The costs for pension schemes using over-the-counter (OTC) derivatives are set to rise. New European Commission regulations will affect banks' pricing of derivatives and the ease with which derivatives can be used by pension schemes. Certain details are still to be decided, such as which types of derivative contracts will have to be cleared under the new 'clearing requirement'. The G20 has set a provisional date of the end of 2012 for full implementation.

The main reform will require financial counterparties, currently defined in the draft legislation to include occupational pension funds (Schemes), to 'clear' certain types of derivative contracts. Details of all OTC contracts will also need to be reported to a trade repository, although Schemes will be able to delegate this obligation to the banks.

Similar reforms will affect the US (covered there by the Dodd-Frank Act). This update focuses on the EU Regulations (the Regulations) on OTC derivatives, first proposed in draft form on 15 September 2009.

The Clearing Requirement

Currently, Schemes that hedge their risks with financial institutions through contracts such as interest rate, currency or inflation swaps (and more recently, longevity swaps) deal only with the bank providing the swap. As part of a global push to reduce risk in this market, financial counterparties will be required to clear certain types of contracts (see below).

The new clearing of OTC contracts regime will introduce an extra party between the bank and the Scheme - the clearing house. Each EU member state is to have its own clearing house which will:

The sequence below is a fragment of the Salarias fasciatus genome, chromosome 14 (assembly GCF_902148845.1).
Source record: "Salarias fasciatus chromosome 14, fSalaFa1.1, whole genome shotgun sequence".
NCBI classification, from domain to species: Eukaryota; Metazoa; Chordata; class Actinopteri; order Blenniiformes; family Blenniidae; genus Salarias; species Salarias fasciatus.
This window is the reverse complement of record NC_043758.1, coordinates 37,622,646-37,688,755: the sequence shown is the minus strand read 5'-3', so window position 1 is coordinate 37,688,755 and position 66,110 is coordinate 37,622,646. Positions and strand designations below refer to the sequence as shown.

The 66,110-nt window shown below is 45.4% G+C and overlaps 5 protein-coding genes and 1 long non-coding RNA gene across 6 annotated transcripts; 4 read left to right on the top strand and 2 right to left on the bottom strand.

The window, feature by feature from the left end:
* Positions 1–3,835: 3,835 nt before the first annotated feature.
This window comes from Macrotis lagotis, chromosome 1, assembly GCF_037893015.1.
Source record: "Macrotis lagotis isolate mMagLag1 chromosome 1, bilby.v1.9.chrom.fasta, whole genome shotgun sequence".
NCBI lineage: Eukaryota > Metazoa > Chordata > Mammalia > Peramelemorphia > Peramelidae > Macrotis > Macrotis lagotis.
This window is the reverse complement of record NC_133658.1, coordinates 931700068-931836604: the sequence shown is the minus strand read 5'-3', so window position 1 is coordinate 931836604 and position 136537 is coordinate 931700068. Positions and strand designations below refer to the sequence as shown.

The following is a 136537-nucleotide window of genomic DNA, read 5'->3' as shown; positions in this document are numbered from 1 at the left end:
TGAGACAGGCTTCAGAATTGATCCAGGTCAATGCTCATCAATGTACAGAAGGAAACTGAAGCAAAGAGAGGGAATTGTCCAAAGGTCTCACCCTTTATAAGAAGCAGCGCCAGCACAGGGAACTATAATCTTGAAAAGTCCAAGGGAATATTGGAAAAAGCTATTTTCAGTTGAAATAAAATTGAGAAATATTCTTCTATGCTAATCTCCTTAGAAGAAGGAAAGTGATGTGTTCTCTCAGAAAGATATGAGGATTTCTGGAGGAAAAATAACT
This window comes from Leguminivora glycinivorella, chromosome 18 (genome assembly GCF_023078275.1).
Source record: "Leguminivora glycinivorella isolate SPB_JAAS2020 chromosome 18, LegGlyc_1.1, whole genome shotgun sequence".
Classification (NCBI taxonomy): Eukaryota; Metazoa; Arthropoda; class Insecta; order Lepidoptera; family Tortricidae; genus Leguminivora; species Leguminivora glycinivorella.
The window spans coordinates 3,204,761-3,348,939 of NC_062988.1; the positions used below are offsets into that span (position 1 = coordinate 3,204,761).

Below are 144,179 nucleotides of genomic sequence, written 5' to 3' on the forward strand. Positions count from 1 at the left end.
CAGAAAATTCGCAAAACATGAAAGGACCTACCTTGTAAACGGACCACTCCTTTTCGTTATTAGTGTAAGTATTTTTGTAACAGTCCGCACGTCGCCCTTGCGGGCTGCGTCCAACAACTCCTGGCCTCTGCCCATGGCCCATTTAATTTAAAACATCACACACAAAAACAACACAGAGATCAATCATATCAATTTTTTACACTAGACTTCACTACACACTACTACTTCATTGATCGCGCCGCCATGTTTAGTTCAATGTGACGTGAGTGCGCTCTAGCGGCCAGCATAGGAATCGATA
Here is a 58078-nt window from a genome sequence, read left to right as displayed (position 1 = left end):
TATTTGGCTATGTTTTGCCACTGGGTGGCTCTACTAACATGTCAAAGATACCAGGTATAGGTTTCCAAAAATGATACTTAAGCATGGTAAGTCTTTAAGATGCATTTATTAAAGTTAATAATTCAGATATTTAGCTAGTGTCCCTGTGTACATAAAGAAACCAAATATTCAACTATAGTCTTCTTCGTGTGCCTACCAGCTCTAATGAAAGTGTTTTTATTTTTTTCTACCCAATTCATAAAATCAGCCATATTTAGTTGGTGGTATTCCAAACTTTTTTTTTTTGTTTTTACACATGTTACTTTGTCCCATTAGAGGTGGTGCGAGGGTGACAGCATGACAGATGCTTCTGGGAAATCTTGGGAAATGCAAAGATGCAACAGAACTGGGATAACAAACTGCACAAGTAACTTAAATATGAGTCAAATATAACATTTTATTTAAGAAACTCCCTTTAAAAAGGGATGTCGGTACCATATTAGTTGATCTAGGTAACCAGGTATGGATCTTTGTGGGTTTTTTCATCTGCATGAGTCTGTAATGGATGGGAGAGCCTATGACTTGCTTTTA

• take the credit risk of all market participants by entering the contract itself, reducing the risk of default;
  • clear eligible contracts;
  • establish settlement positions on the contracts; and
  • check that sufficient collateral is available to be posted by the parties.  

This arrangement only works if the clearing house itself does not default on the contracts. To minimise the risk of the clearing house defaulting, measures such as capital requirements will be introduced and each member state may be responsible for the solvency of clearing houses.

Which contracts must be cleared?

The list of contracts subject to clearing will be produced by the European Securities and Markets Authority (ESMA) by summer 2012 and will include most standardised OTC contracts. This list is expected to grow over time. The aim is for this list to cover all standardised forms of derivative contracts. ESMA will be able to include new types of derivative contracts on this list if they become more popular in the future.

The main types of derivative contracts used by Schemes are inflation and interest rate swaps, which are almost certain to be on the list of contracts which require clearing.

Whether longevity swaps will be on the list of contracts requiring clearing remains uncertain. Although longevity swaps tend to be bespoke, rather than standardised, recent developments such as the creation of the Life & Longevity Markets Association could bring longevity swaps within the list of standardised contracts requiring clearing.

Liability driven investments (LDI) involve bespoke contracts and it may be difficult to standardise these contracts so that the clearing requirement can be met. Schemes could find themselves being required to comply with other onerous obligations which apply to non-cleared contracts (see below).

What about contracts outside the clearing requirement?